As soon as Donald Trump brayed that John McCain is “not a war hero” and went on to mock his suffering in North Vietnamese captivity, the righteous reaction of Republicans was entirely predictable. Nearly every would-be presidential candidate in the GOP immediately sought to wrap the loud-mouthed celebrity’s gaffe around his neck.

The incident presented an irresistible opportunity for Trump’s rivals to stoke public indignation against a merciless, infuriating, suddenly formidable opponent. No doubt some of them, like McCain’s close friend Senator Lindsey Graham, were truly incensed by Trump’s slur. Yet much of the outrage on the right seems insincere.

In denigrating a widely admired Vietnam veteran to advance himself, the casino mogul did nothing more or less than what other “conservatives” have long done for political expediency. Nobody should be shocked to hear a Republican chicken-hawk disparaging a heroic vet; such conduct is standard operating procedure.

Jul 25 2015

On This Day In History July 25

This is your morning Open Thread. Pour your favorite beverage and review the past and comment on the future.

Find the past “On This Day in History” here.

Click on images to enlarge

July 25 is the 206th day of the year (207th in leap years) in the Gregorian calendar. There are 159 days remaining until the end of the year.

 

On this day in 1788, Wolfgang Mozart completes his Symphony No. 40 in G minor.

The question of the Symphony’s premiere

There is no completely solid documentary evidence that the premiere of the 40th Symphony took place in Mozart’s lifetime. However, as Zaslaw (1983) points out, the circumstantial evidence that it was performed is very strong. On several occasions between the composition of the symphony and the composer’s death, symphony concerts were given featuring Mozart’s music, including concerts in which the program has survived, including a symphony, unidentified by date or key.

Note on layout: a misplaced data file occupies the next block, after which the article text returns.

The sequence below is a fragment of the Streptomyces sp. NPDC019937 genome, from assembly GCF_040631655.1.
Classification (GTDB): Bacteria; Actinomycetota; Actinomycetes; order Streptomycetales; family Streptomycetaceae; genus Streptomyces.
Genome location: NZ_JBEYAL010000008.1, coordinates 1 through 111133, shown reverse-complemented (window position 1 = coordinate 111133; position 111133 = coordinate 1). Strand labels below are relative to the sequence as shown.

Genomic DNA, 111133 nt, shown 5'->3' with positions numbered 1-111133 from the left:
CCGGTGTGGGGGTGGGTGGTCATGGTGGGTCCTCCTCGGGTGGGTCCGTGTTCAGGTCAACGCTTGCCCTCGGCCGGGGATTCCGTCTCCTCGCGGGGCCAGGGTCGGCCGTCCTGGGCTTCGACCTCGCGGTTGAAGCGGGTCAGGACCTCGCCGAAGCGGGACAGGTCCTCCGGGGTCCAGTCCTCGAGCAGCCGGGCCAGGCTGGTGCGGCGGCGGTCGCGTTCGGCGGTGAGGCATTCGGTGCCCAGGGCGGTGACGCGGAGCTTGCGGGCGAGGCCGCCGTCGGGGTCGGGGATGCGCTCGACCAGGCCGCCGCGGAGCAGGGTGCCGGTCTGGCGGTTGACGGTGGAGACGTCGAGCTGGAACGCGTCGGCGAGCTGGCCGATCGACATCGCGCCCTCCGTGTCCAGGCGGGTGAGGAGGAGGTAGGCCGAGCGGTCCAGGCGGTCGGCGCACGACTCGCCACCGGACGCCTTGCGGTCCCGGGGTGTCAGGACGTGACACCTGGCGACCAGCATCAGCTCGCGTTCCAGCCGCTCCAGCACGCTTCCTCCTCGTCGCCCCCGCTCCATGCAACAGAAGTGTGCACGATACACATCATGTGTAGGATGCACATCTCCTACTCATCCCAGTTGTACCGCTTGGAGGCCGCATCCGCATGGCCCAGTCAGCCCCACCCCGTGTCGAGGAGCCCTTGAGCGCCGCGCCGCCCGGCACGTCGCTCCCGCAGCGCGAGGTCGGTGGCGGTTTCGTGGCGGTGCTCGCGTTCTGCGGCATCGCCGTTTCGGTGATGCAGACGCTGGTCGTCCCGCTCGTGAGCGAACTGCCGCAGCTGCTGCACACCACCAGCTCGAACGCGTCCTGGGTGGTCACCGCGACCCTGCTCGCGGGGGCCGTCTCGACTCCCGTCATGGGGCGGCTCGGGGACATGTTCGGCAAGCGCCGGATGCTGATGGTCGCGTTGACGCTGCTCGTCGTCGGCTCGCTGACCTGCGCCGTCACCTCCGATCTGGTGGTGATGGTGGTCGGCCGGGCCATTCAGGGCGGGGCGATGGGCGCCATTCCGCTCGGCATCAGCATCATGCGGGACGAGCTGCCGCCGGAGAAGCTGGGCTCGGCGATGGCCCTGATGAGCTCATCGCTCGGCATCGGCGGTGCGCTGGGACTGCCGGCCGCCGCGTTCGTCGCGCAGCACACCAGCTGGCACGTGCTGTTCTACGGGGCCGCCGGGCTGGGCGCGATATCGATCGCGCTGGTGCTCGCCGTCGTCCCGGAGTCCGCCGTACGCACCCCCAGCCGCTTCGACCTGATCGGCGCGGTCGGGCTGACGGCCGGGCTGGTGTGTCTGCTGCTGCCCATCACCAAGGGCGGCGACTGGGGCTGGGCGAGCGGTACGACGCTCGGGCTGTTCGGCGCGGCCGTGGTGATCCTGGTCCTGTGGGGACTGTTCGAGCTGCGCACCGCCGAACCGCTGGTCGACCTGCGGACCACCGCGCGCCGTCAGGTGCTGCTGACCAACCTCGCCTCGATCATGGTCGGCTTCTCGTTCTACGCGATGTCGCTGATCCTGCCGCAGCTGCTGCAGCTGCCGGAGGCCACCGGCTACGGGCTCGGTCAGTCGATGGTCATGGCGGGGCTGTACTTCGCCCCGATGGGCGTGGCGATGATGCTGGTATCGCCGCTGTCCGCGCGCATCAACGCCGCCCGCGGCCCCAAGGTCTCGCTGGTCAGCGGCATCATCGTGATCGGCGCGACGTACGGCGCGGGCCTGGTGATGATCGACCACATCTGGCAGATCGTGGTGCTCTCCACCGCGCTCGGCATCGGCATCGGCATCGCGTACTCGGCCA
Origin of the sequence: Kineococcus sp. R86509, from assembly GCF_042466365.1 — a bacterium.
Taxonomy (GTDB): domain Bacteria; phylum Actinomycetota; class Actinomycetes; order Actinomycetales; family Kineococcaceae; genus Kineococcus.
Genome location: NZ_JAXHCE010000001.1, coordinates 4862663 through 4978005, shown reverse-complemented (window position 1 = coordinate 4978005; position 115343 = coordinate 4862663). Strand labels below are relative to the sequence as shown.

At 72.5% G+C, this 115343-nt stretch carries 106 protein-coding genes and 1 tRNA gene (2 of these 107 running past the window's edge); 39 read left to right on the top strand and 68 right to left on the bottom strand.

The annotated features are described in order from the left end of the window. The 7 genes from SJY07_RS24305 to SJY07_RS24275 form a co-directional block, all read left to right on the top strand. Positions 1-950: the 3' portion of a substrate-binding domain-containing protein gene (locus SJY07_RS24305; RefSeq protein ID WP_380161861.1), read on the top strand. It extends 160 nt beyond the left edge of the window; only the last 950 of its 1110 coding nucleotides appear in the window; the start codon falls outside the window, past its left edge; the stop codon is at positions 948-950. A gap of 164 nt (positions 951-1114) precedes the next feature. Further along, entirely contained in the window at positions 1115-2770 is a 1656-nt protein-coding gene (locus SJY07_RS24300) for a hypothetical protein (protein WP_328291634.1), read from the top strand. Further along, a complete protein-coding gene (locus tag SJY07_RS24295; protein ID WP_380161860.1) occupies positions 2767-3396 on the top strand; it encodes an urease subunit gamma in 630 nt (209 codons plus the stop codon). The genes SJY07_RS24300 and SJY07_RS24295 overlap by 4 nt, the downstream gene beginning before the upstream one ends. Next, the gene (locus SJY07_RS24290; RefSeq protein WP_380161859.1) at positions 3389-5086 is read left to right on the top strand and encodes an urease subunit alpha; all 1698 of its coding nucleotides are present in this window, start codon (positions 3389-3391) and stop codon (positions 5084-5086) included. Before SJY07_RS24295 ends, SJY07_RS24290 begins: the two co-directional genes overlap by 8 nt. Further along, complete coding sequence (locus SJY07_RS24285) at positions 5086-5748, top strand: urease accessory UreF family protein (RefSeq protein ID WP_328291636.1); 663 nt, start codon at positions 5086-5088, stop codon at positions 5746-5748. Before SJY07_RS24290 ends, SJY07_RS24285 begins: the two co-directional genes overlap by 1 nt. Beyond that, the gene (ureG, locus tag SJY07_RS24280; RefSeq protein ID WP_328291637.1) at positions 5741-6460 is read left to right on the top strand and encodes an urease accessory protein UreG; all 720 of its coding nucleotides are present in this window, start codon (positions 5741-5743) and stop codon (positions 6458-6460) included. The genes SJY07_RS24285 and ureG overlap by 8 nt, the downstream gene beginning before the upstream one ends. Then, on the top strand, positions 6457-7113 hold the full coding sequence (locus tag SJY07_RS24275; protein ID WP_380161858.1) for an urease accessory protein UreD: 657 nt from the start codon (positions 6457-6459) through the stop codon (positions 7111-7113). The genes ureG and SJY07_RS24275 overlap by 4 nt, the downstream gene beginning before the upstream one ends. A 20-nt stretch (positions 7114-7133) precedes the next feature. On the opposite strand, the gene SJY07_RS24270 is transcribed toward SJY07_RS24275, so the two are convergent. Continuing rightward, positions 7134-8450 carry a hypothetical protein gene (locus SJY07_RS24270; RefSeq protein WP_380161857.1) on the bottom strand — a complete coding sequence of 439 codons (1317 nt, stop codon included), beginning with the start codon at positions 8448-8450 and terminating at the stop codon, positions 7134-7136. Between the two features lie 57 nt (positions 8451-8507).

Most important is the fact that Mozart revised his symphony (the manuscripts of both versions still exist). As Zaslaw says, this “demonstrates that [the symphony] was performed, for Mozart would hardly have gone to the trouble of adding the clarinets and rewriting the flutes and oboes to accommodate them, had he not had a specific performance in view.” The orchestra for the 1791 Vienna concert included the clarinetist brothers Anton and Johann Stadler; which, as Zaslaw points out, limits the possibilities to just the 39th and 40th symphonies.

Zaslaw adds: “The version without clarinets must also have been performed, for the reorchestrated version of two passages in the slow movement, which exists in Mozart’s hand, must have resulted from his having heard the work and discovered an aspect needing improvement.”

Concerning the concerts for which the Symphony was originally (1788) intended, Otto Erich Deutsch suggests that Mozart was preparing to hold a series of three “Concerts in the Casino”, in a new casino in the Spiegelgasse owned by Philipp Otto. Mozart even sent a pair of tickets for this series to his friend Michael Puchberg. But it seems impossible to determine whether the concert series was held, or was cancelled for lack of interest. Zaslaw suggests that only the first of the three concerts was actually held.